Imagine, you’re standing in the middle of a lava field. You look down at your feet, marveling at the lumps, bumps, and pukas created by this incredible volcanic force. Or imagine, you’re face to face with the bark of a beautiful tree in the forest. You can see the patterns and grooves, feel the texture with your fingertips. Imagine you’re standing knee-deep in an ice cold stream. You watch the water flow around you, noticing the ripples and bubbles, the sparkle of sunlight across its surface. If you stop, if you look closely, all of nature is a masterpiece. Printmaker and painter Hunter Buck is into stopping and looking closely.
Buck’s paintings and prints center on the earth, up close – exploring the intricate textures and patterns of geology, geography, and biology. As a kid, he grew up back and forth between Montana and the Big Island of Hawai’i. These two rugged and wild landscapes serve as a continuing source of inspiration, along with his more recent travels through Iceland. With each piece he makes, he aims to create a peripheral, immersive experience for the viewer. A personal window into the beauty and mystery of the natural world.
“It’s the microcosm, rather than the macrocosm,” says Buck. “It’s about slowing down, taking your time, creating a date, a meditation, with nature. I feel if everyone did this more, we would have a greater connection.”
Buck’s process starts by doing just this – slowing down. He’ll be driving down the road and something will catch his eye and he’ll pull over and stop to investigate. He’s in the habit of always carrying a 5×7 Moleskin notebook with him for these exact moments. By now, he’s got shoe boxes full of these notebooks, which go onto inspire larger prints. “My best work is probably in these notebooks,” he jokes.
If he’s going to create a painting, Buck will often interact directly with the landscape by putting down a cloth over rock or other natural formation and painting over it to transfer the texture of the surface. For printmaking, he begins with the initial sketch from his notebook and then creates a matrix for the design.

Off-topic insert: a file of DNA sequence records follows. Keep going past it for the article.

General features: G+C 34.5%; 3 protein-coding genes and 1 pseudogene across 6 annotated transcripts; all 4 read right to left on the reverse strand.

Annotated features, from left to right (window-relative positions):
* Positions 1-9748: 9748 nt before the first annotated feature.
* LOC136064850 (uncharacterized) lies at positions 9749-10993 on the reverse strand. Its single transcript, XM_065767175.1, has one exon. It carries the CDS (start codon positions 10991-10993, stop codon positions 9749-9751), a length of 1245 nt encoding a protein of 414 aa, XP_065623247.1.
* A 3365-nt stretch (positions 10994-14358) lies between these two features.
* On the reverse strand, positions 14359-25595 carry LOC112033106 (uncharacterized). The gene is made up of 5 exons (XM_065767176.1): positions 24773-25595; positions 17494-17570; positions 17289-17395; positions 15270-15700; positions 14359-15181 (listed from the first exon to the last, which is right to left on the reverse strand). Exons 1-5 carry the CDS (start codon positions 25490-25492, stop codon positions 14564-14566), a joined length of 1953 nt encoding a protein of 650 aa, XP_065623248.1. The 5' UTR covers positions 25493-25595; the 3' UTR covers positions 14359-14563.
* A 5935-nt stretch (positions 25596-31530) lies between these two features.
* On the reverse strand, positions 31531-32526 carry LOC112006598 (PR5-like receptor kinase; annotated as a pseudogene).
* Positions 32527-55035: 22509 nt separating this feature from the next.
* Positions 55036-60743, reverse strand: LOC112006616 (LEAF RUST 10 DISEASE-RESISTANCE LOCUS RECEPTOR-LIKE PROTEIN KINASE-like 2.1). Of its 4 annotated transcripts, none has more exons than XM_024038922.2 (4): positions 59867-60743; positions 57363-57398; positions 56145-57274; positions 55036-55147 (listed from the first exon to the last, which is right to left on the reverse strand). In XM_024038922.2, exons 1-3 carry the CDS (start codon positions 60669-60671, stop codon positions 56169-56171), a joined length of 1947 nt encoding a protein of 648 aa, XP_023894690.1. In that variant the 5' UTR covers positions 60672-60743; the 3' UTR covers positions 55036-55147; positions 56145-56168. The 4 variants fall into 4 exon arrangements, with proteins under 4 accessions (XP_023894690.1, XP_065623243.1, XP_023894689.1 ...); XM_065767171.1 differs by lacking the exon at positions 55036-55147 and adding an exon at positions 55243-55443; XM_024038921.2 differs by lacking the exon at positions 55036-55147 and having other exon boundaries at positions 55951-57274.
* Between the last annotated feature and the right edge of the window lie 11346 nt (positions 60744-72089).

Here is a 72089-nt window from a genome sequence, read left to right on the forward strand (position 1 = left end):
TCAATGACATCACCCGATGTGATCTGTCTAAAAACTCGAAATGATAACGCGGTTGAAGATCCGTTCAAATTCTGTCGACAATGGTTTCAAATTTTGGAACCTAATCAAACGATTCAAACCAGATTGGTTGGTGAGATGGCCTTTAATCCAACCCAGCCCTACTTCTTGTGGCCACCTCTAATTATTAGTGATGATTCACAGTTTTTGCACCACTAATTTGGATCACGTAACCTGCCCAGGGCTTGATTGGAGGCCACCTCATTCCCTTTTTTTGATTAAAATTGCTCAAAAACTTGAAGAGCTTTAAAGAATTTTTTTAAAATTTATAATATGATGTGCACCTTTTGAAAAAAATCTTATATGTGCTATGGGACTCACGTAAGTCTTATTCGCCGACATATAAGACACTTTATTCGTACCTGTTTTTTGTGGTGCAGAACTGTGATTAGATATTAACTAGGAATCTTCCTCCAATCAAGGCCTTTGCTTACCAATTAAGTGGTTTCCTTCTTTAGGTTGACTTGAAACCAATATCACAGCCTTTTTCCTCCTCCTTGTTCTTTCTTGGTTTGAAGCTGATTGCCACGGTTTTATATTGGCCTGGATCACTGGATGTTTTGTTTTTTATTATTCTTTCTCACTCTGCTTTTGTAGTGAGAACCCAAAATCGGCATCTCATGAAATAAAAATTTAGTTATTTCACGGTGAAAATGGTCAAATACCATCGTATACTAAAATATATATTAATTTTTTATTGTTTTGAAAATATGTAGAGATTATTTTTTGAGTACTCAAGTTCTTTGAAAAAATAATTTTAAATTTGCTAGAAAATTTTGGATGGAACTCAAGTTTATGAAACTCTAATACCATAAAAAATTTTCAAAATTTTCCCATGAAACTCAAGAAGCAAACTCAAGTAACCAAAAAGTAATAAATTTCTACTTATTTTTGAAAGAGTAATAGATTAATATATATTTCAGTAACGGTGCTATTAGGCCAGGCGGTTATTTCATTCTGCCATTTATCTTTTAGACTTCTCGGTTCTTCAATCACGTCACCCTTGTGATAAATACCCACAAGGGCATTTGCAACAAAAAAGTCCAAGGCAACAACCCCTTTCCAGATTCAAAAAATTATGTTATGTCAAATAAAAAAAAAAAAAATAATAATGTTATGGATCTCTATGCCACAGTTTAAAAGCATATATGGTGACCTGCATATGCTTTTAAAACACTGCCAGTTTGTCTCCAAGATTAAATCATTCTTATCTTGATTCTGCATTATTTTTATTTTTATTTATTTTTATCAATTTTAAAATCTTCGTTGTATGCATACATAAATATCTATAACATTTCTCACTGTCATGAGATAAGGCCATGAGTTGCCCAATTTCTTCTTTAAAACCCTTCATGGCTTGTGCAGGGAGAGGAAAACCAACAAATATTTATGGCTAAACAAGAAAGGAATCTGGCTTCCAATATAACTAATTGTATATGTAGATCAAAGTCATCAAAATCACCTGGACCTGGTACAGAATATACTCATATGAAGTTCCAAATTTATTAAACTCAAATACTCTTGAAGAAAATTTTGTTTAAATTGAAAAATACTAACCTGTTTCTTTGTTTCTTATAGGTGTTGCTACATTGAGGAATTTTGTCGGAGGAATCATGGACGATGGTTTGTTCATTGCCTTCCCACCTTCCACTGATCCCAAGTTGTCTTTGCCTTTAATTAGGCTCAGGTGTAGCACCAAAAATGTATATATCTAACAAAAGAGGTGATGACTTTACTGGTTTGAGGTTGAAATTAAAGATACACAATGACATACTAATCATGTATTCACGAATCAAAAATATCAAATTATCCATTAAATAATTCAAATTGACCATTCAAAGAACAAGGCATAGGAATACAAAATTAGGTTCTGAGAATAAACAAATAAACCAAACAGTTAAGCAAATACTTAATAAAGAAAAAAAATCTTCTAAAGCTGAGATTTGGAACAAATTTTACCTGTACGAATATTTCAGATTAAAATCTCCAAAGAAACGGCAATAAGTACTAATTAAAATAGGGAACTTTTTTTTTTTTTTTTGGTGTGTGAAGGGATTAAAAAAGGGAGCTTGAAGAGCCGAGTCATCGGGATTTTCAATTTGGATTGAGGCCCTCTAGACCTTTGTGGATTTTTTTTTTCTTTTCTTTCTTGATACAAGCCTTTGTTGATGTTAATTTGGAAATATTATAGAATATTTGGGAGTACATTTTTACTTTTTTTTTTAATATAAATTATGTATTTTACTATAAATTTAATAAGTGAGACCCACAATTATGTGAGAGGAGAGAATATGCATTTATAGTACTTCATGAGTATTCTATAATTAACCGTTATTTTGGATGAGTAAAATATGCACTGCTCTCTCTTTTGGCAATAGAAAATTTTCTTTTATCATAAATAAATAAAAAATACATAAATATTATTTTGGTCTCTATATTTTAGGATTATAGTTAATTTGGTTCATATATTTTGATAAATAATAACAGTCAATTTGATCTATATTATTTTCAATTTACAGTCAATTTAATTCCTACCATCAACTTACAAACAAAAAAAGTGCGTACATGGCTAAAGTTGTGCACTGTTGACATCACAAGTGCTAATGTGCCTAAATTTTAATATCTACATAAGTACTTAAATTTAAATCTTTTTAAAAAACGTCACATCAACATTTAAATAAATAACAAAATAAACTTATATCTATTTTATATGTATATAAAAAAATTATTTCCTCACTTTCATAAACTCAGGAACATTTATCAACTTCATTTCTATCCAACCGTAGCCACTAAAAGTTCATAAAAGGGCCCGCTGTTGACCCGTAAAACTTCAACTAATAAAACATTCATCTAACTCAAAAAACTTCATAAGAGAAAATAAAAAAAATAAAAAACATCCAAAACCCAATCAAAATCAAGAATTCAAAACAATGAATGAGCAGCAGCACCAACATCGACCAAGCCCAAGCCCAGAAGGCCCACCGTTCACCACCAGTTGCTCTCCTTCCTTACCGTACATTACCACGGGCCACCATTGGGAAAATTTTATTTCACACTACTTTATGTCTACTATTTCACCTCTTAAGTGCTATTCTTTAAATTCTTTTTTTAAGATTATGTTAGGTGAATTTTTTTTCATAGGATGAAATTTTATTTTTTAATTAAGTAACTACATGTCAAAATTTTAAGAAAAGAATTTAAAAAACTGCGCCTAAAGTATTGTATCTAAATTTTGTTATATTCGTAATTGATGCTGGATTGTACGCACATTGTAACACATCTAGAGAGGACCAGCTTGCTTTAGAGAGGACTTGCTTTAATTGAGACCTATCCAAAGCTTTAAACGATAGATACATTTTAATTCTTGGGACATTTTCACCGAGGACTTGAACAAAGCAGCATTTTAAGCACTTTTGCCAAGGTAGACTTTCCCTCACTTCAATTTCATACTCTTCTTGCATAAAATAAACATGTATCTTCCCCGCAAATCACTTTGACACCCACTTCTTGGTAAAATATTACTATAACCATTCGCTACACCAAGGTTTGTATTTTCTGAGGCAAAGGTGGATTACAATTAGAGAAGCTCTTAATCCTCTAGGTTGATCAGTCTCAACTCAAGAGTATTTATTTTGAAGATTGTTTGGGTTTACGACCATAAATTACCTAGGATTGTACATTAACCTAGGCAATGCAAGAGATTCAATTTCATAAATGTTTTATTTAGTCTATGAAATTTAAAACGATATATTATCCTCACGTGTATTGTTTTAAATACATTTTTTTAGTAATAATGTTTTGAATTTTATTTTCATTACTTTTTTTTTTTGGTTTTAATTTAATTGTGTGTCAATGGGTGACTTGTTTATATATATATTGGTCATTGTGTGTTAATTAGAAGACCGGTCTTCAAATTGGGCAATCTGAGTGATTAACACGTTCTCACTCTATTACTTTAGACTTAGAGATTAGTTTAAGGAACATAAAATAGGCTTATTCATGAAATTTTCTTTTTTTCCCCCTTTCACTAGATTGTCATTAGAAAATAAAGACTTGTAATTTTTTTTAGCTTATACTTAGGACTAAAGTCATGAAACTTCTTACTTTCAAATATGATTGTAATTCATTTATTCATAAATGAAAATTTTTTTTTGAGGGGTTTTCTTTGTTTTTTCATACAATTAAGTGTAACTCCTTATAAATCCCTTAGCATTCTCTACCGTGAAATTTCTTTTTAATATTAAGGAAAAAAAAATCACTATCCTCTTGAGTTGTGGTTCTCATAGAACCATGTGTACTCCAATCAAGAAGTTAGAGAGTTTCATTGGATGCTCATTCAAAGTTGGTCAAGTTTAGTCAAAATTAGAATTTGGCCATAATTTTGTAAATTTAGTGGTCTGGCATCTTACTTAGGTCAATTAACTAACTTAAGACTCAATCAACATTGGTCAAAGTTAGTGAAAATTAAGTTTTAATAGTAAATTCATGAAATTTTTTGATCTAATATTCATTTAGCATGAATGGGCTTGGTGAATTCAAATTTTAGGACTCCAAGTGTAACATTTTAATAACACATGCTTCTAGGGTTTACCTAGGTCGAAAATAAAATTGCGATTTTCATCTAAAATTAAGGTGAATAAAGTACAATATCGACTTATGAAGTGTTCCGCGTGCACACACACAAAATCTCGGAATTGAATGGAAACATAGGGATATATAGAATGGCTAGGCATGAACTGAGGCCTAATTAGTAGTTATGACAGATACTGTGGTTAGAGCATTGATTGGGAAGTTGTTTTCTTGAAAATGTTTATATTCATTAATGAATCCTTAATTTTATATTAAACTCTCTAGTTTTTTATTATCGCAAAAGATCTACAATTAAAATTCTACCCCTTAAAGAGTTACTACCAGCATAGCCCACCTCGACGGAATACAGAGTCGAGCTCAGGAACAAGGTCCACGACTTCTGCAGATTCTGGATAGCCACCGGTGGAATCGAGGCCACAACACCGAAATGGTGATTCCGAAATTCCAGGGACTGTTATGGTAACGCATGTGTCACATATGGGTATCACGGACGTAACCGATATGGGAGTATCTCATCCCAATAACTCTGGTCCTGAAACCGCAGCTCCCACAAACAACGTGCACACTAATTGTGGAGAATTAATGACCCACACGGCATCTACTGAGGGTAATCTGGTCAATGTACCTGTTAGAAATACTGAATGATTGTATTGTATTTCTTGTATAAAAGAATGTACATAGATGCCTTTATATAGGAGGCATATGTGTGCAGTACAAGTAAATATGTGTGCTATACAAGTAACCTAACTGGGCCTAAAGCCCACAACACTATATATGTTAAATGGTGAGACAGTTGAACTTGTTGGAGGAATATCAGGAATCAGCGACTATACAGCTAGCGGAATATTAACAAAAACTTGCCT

For those who are unfamiliar with printmaking and how it works, it involves transferring images from a matrix (a template usually made of wood, metal, or glass) onto another surface, most often paper or fabric. Traditional printmaking techniques include woodcut, etching, engraving, and lithography. The design is created on the matrix by working its flat surface with tools or chemicals. Then, the matrix is inked and transferred onto the desired surface, using pressure via a printing press or by hand.
“Printmaking is like doing the dishes,” says Buck, “but more fun.” In the process, the artist is always cleaning and wiping away the ink. It’s as much about what you remove as what you leave behind. In this case, you want your dishes to be a little dirty. One of the things he loves most about working in the medium is the element of surprise. You never know what you’re going to get until you pull the print off. There’s the anticipation and a moment of reveal.
Buck earned his BFA from the California College of Arts and his MFA from the Pacific Northwest College of Art. He gained additional experience working at Paulson Fontaine Press, the Kala Art institute, and as an apprentice to Hiroki Morinoue, master printmaker and co-founder of the Donkey Mill Art Center.
Perhaps his biggest mentors were, and still are, his parents, artists Deborah Butterfield and John Buck. As one might imagine, being raised by two artists was a pretty good time. “There was always plenty of art supplies lying around for me to experiment with,” says Buck. “Art was like a second language at home.” Someone was always creating something. Traveling artist friends would often come to stay and work with the family.
Buck’s work has appeared in numerous group and solo exhibitions. Some of his recent shows include: New Work, Foundry Vineyards, Walla Walla, WA (2020), Cast Shadow, Tjaden Gallery Cornell University, Ithaca, NY, (2020), FACE to FACE, Zolla/Lieberman Gallery, Chicago, IL (2020), and New Petrographics, The Ink Shop, Ithaca, NY (2019).
This summer, his work will appear in two group shows in Berlin, Germany and Þingeyri, Iceland, where he will also participate in an artist residency.
Today, Buck enjoys giving back and teaching others after receiving so much support and encouragement from his mentors. He taught an eight-week etching class earlier this year at the Donkey Mill and is on the roster to teach again in 2023.
His advice for aspiring artists is simple:
“Surround yourself with as much art and artists as possible. See what resonates with you, then chase it. It will speak to you; it’s not going to lie.”
Hunter Buck splits his time between the Big Island of Hawai’i and Montana.
Find him online at http://www.hunterbuck.com and @hunterbuckart.